Not long ago I came across a study of third-party risk management that Deloitte published earlier this summer. I wish I had found it sooner, because it’s crammed with useful insights. So let’s get into it.
The report’s big reveal is right in its title, Third-Party Governance & Risk Management: Addressing Challenges of Decentralization. Deloitte surveyed 170 senior executives at large businesses worldwide, and 75.5 percent of them said their companies are moving more toward a decentralized structure. That’s not surprising; pop business psychology these days is larded with talk about empowering employees, and ultra-low interest rates make growth by acquisition an easy strategy to try.
Let’s dissect the implications for third-party risks and how companies can manage them on a practical basis.
The idea of decentralization—of assigning P&L responsibility and decision-making power to local business executives—has its merits. Large corporations can act with more agility, and local units contracting with other local third-parties can (theoretically) get business done at lower cost. Plus if you are a highly acquisitive organization with business units all over the place, they can keep rolling along while you in central command integrate all those operations at more deliberate pace.
That all sounds great, but the truth for compliance officers is this: decentralization challenges the notion of a strong corporate culture and governance. One corporate culture and one system of governance imply that decision-making happens in a uniform way. When you delegate more autonomy to local operations, by definition you’re increasing the likelihood that decisions will be made in multiple ways.
That’s why we obsess over policy management, training, and monitoring; they are the tools compliance officers use to instill a uniform method of making decisions across multiple business units. Otherwise local business units will make decisions that bring them the most growth with the least amount of “getting fired risk.” That’s what happens when you decentralize operations and assign P&L responsibility to executives hither and yon.
Back to the Deloitte report and third-party risks specifically. The report wisely notes that the nature of third-party risks to the enterprise has changed. Where the company previously worried more about operational risks, now your company also faces regulatory and compliance risks, as well as reputational risks. At an enterprise-wide level, the chief compliance officer (and your fellow C-level executives there in headquarters) needs to assemble all those risks into one picture of “third-party risk” as a single thing.
The problem is that while compliance officers might assemble the picture of third-party risk, they should not own third-party risk. As we all like to say when talking about best practices in compliance, “the business should own the risk.” But in a decentralized organization, exactly who is that person? How do you create accountability for third-party risk at the group level?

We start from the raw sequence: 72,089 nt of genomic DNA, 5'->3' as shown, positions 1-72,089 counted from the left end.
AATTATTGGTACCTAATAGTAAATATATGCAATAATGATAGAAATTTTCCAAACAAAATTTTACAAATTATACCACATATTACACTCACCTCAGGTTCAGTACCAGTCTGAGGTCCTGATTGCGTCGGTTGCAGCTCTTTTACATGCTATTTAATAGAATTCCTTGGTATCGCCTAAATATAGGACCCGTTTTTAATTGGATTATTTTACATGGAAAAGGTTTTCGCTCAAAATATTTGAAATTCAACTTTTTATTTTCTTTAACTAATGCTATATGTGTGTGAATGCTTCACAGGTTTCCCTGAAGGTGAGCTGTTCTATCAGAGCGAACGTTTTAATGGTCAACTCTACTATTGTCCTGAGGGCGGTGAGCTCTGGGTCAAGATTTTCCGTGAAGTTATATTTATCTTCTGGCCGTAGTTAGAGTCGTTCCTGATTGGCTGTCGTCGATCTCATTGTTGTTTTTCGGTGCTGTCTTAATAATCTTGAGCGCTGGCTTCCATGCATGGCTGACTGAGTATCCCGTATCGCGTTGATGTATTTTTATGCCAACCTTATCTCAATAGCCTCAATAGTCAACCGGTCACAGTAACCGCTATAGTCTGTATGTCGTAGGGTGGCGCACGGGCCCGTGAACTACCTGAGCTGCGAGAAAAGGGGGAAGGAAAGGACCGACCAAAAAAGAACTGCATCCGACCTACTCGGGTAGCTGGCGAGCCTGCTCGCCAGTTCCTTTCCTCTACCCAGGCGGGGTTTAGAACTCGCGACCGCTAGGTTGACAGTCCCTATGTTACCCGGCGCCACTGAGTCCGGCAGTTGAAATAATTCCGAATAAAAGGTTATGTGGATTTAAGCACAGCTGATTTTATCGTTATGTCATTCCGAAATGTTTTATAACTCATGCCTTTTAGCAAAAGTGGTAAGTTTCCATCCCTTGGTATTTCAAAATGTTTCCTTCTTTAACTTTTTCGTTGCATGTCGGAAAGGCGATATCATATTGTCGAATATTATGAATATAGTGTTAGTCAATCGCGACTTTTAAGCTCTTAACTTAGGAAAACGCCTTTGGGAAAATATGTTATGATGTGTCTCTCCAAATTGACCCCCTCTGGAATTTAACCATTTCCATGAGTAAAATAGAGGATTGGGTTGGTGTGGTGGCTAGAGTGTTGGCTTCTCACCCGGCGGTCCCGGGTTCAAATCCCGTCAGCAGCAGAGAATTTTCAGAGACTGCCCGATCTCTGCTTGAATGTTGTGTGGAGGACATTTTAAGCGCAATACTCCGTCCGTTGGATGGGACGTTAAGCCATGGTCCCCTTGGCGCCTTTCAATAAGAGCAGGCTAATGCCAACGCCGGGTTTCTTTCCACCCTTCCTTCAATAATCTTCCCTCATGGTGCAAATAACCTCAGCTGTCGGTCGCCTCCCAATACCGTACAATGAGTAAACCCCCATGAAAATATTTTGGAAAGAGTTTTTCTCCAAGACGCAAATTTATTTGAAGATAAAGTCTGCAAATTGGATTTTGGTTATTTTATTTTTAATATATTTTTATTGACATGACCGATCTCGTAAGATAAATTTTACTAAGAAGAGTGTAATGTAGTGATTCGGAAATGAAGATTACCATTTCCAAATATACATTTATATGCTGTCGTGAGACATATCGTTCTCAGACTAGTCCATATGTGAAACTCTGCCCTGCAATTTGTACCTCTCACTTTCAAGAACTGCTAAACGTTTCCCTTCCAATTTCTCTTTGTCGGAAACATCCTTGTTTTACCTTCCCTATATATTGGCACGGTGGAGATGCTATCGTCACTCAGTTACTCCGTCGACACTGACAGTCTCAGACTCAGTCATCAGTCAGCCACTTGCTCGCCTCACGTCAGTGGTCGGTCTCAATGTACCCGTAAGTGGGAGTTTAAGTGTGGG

After all, in a decentralized organization, local executives will naturally worry more about operational risks posed by third parties (or anyone else, really) rather than regulatory or reputational risks. Operational risks cause headaches for the local executive. Regulatory and reputational risks cause headaches for you in central command. That’s the way life works.
This is usually where people start talking about the need to embed compliance, including third-party risks, right into the business processes at those local business units. OK, but we’re still back to the same question—how, exactly?
You can implement something closer to a shared-services model, where local business units lean on a centralized procurement function that can pay better attention to ethical sourcing and other third party risks. But the centralized, shared services model gets away from the local control and agility we allegedly love so much. Plus you need better, more consistent procedures to implement that closer oversight, including more consistent data analytics. Imposing that on a global scale is possible, but no easy feat.
You can also try a more humanized route, winning over those local business executives to the cause of greater compliance and third-party risk management. That’s a good idea, but we have a long way to go: in Deloitte’s 2015 Compliance Trends Report, 44 percent of respondents did not have CCOs in local units. Of the 43 percent who did, half reported to the enterprise CCO and 40 percent to local leaders. Meanwhile, 45 percent also said compliance was not an element considered in senior managers’ compensation reviews; only 40 percent said it was.
So if the idea is to incentivize local business executives to care more about regulatory and reputational risks of third parties, as well as operational risks—well, I’m not sure who is actually doing that at lots of these global enterprises, when they have no local compliance officer to assist and managers’ compensation schemes don’t address the issue. (If your company is succeeding at this, let me know. I’d love to hear how and get your story out there.)
One last, sometimes overlooked element to all this. If a global enterprise wants its local executives to support its vision of a strong culture (rather than bog down operations with highly centralized oversight), then you’re tying the organization’s fate to those people in a deep way. You are putting forces in motion that could result in a smart, weak general followed by many smart, strong lieutenants.
Can that strategy work? Yes, if your senior leaders truly do have a great vision and a great culture that cares about all these empowered employees. Just remember what you’re getting into, because plenty of senior leaders are a flop at that task.